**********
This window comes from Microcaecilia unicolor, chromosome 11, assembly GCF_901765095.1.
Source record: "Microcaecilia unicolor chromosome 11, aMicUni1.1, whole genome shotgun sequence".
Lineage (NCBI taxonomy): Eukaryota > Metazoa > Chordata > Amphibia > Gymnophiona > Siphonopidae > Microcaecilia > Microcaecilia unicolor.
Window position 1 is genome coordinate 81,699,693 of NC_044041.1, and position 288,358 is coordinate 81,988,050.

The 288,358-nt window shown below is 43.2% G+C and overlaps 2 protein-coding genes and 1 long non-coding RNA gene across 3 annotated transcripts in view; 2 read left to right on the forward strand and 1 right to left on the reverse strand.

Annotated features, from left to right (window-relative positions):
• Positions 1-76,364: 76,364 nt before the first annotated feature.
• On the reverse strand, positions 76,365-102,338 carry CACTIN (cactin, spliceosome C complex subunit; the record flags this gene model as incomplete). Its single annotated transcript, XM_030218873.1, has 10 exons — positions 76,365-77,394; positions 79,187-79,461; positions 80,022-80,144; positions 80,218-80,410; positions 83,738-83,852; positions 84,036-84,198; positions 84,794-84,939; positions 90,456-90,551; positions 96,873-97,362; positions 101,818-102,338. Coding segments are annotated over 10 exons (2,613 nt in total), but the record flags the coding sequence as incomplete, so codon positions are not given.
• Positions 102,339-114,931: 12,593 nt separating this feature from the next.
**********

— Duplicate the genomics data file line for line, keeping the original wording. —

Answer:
This window comes from Microcaecilia unicolor, chromosome 11, assembly GCF_901765095.1.
Source record: "Microcaecilia unicolor chromosome 11, aMicUni1.1, whole genome shotgun sequence".
Lineage (NCBI taxonomy): Eukaryota > Metazoa > Chordata > Amphibia > Gymnophiona > Siphonopidae > Microcaecilia > Microcaecilia unicolor.
Window position 1 is genome coordinate 81,699,693 of NC_044041.1, and position 288,358 is coordinate 81,988,050.

The 288,358-nt window shown below is 43.2% G+C and overlaps 2 protein-coding genes and 1 long non-coding RNA gene across 3 annotated transcripts in view; 2 read left to right on the forward strand and 1 right to left on the reverse strand.

Annotated features, from left to right (window-relative positions):
• Positions 1-76,364: 76,364 nt before the first annotated feature.
• On the reverse strand, positions 76,365-102,338 carry CACTIN (cactin, spliceosome C complex subunit; the record flags this gene model as incomplete). Its single annotated transcript, XM_030218873.1, has 10 exons — positions 76,365-77,394; positions 79,187-79,461; positions 80,022-80,144; positions 80,218-80,410; positions 83,738-83,852; positions 84,036-84,198; positions 84,794-84,939; positions 90,456-90,551; positions 96,873-97,362; positions 101,818-102,338. Coding segments are annotated over 10 exons (2,613 nt in total), but the record flags the coding sequence as incomplete, so codon positions are not given.
• Positions 102,339-114,931: 12,593 nt separating this feature from the next.